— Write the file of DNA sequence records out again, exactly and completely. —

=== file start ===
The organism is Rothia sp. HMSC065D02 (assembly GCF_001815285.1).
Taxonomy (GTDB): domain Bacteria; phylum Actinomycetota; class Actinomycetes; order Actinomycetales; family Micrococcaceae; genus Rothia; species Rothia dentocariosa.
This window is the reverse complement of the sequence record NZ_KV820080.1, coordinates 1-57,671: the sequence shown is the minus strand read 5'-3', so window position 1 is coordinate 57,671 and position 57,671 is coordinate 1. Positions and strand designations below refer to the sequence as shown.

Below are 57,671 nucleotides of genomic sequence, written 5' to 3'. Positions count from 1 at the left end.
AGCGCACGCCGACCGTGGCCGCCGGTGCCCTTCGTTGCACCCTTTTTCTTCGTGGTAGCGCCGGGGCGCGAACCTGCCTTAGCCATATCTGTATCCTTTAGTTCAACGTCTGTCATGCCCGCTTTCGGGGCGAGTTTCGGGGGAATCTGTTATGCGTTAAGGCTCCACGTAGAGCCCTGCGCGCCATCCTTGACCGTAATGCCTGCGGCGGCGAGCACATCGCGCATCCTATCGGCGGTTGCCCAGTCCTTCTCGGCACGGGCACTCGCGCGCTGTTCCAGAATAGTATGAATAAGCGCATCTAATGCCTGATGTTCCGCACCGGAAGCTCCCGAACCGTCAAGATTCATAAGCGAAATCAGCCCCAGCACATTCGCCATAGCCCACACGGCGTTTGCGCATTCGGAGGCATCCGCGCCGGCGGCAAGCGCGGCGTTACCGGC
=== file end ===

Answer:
The organism is Rothia sp. HMSC065D02 (assembly GCF_001815285.1).
Taxonomy (GTDB): domain Bacteria; phylum Actinomycetota; class Actinomycetes; order Actinomycetales; family Micrococcaceae; genus Rothia; species Rothia dentocariosa.
This window is the reverse complement of the sequence record NZ_KV820080.1, coordinates 1-57,671: the sequence shown is the minus strand read 5'-3', so window position 1 is coordinate 57,671 and position 57,671 is coordinate 1. Positions and strand designations below refer to the sequence as shown.

Below are 57,671 nucleotides of genomic sequence, written 5' to 3'. Positions count from 1 at the left end.
AGCGCACGCCGACCGTGGCCGCCGGTGCCCTTCGTTGCACCCTTTTTCTTCGTGGTAGCGCCGGGGCGCGAACCTGCCTTAGCCATATCTGTATCCTTTAGTTCAACGTCTGTCATGCCCGCTTTCGGGGCGAGTTTCGGGGGAATCTGTTATGCGTTAAGGCTCCACGTAGAGCCCTGCGCGCCATCCTTGACCGTAATGCCTGCGGCGGCGAGCACATCGCGCATCCTATCGGCGGTTGCCCAGTCCTTCTCGGCACGGGCACTCGCGCGCTGTTCCAGAATAGTATGAATAAGCGCATCTAATGCCTGATGTTCCGCACCGGAAGCTCCCGAACCGTCAAGATTCATAAGCGAAATCAGCCCCAGCACATTCGCCATAGCCCACACGGCGTTTGCGCATTCGGAGGCATCCGCGCCGGCGGCAAGCGCGGCGTTACCGGC